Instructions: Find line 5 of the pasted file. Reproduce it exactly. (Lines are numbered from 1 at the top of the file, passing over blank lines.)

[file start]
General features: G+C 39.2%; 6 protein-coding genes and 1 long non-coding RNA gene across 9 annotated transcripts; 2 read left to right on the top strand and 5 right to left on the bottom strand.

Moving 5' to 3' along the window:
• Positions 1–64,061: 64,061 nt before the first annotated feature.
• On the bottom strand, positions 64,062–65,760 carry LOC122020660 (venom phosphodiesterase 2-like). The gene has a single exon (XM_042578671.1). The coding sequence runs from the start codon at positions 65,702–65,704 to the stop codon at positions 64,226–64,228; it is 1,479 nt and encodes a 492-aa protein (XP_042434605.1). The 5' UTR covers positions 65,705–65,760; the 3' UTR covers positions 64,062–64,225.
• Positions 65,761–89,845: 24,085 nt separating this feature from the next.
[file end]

• Positions 65,761–89,845: 24,085 nt separating this feature from the next.